Lawmakers on Thursday demanded more information from Northeast Utilities about reports that is it outsourcing hundreds of information technology jobs from Connecticut.
House Majority Leader Joe Aresimowicz, in a press conference surrounded by other legislators, listed his questions for the utility. How would the outsourcing affect jobs in Connecticut? How would moving important electronic functions elsewhere impact cyber security? Would the outsourcing hurt the company's ability to respond to severe weather?
"These are some questions that Northeast Utilities needs to answer," said Aresimowicz, who has met with company officials twice in the past two weeks. "Connecticut residents have the right to know."
Tricia Modifica, a spokeswoman for the utility, said in a statement afterward that the company would share information with regulators and employees "when the time comes."
Under one scenario, employees say, the utility could eliminate most of its 405 information technology jobs in New England — 281 employees in Connecticut alone — splitting the work between the two IT firms.
The employees, who spoke with The Courant on the condition of anonymity, said they were told in meetings that two IT companies had been chosen by Northeast Utilities to take over the department's functions and that the final details of the deal were being worked out.
The electric and gas utility — whose divisions include Yankee Gas and Connecticut Light & Power — acknowledged earlier this month that it was looking into "streamlining" the department, but it would not say whether outsourcing was being considered and would not answer questions about the potential move's effect on employees.
Although the companies said to be bidding for the work are based in India, it's unclear how many jobs would be transferred overseas or to other locations.
The calls for transparency join those of state officials that have stepped away unsatisfied from meetings with the utility in recent weeks. On Friday, the state's attorney general and consumer counsel asked regulators to examine whether outsourcing complies with the agreement that authorized NU's recent merger with NStar. The officials also asked whether outsourcing would affect storm response.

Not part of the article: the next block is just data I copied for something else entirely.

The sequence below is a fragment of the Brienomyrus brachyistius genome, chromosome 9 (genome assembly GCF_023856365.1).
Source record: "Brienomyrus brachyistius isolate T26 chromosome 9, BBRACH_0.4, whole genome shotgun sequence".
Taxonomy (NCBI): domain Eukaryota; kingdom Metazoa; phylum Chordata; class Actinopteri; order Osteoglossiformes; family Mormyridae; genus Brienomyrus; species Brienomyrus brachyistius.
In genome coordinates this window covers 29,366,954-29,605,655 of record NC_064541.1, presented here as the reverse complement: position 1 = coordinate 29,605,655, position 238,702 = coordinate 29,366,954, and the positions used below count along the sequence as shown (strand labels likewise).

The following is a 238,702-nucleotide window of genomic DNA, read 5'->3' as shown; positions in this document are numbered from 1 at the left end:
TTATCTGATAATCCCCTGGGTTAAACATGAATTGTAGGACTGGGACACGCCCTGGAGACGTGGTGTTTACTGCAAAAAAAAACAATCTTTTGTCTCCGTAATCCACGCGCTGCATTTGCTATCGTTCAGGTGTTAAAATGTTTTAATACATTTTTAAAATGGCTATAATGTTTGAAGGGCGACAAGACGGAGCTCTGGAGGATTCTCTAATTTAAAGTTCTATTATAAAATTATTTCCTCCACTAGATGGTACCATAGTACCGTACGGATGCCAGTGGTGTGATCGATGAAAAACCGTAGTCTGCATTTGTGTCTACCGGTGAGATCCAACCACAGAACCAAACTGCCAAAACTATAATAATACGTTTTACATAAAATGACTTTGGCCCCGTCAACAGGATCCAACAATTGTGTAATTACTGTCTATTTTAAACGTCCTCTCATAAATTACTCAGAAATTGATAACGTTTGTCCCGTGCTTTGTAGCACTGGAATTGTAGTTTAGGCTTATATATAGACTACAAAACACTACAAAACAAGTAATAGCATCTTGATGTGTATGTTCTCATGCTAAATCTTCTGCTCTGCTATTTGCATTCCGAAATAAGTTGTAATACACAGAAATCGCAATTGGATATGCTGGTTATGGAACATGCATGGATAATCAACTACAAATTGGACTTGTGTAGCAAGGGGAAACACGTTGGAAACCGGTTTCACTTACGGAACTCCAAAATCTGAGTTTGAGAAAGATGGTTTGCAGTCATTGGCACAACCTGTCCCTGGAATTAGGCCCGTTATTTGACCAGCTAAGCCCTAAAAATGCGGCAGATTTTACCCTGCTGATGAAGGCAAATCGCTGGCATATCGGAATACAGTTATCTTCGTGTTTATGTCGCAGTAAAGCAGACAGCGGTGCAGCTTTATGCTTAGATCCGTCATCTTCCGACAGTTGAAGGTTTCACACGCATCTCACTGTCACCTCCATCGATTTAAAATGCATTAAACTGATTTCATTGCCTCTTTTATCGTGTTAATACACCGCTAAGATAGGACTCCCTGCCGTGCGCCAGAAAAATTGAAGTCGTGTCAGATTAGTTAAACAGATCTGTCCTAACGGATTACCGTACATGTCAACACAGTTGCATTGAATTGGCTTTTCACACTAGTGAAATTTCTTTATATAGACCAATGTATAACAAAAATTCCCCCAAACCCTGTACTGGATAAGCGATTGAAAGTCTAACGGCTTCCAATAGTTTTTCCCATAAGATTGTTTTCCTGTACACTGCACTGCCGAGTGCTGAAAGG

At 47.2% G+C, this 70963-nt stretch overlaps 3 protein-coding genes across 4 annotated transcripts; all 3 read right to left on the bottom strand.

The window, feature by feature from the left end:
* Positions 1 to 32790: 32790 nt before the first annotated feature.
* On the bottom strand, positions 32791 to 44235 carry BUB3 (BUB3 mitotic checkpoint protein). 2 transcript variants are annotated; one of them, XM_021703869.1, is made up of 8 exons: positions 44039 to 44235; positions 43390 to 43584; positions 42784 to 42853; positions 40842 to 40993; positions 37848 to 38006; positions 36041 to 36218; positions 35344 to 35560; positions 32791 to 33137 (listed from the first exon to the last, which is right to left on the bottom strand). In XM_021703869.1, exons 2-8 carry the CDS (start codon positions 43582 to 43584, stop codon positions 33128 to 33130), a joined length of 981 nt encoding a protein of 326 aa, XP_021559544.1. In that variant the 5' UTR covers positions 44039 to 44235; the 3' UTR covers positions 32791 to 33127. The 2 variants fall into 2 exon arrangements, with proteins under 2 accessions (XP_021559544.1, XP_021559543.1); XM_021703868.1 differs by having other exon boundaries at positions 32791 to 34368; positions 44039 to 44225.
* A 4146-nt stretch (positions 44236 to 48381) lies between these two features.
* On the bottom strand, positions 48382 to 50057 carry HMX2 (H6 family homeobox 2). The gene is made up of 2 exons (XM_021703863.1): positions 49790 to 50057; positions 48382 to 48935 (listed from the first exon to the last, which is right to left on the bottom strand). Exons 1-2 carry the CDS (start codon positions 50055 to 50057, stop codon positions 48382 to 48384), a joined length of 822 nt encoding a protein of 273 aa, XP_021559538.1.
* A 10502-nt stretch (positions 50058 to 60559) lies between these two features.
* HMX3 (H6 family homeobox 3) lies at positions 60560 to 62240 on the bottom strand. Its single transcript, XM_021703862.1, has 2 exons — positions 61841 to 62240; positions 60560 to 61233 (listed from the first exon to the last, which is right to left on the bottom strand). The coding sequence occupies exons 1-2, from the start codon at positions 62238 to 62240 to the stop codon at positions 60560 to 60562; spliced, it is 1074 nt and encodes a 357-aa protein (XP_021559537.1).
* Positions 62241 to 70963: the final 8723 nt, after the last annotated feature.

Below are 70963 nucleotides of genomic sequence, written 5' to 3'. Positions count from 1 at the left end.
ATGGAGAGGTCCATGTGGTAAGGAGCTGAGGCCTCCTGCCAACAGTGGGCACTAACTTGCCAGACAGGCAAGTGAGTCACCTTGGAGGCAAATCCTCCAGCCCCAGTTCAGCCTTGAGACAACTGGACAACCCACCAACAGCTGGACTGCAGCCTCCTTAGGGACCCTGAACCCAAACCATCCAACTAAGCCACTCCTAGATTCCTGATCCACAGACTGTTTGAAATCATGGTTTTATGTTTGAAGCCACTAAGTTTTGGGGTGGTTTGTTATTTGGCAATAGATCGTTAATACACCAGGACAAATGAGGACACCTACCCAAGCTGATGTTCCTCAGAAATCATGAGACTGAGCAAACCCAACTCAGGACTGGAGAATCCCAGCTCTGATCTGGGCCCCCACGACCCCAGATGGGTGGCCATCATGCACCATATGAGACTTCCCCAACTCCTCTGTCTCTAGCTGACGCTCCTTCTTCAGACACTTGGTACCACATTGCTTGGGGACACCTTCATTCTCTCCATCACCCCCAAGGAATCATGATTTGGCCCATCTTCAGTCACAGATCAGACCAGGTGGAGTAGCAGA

Modifica, in the company statement, said, "As a result of our merger we are in the process of evaluating opportunities to streamline and improve IT functions so that we can deliver a high level of service to our customers at the least cost."
The utility told regulators that the merger would result in $780 million in efficiencies between the two companies.
The legislators gathered in a meeting room in the Legislative Office Building in Hartford said their constituents have raised concerns about the utility's decision.
"Shipping jobs overseas doesn't just affect Connecticut's economy," Aresimowicz said. "There are security concerns about computers that run the electric grid. How would outsourcing jobs to foreign countries affect that?"
Rep. Lonnie Reed, chair of the legislature's energy and technology committee, said that the lack of solid information from the utility runs counter to its agreement with state officials about the merger.
"When NU and NStar were creating the architecture for their merger, one promise the leadership gave us is if there were to be workforce reductions, it would be by attrition and retirements," she said, adding that the agreement also spelled notice that the company would give to state officials of reductions.
"Here's another example of them not giving up front notice," Reed said. "There's a process and they did not adhere to the process they promised."
Also at the press conference were State Reps David Alexander, James Albis, Catherine Abercrombie, Angel Arce, Joe Aresimowicz, Mike Demicco, Joe Diminico, Matthew Lesser, Philip Miller, Russ Morin, Sandy Nafis, Betsy Ritter, and Melissa Ziobron., Betsy Ritter, and Melissa Ziobron.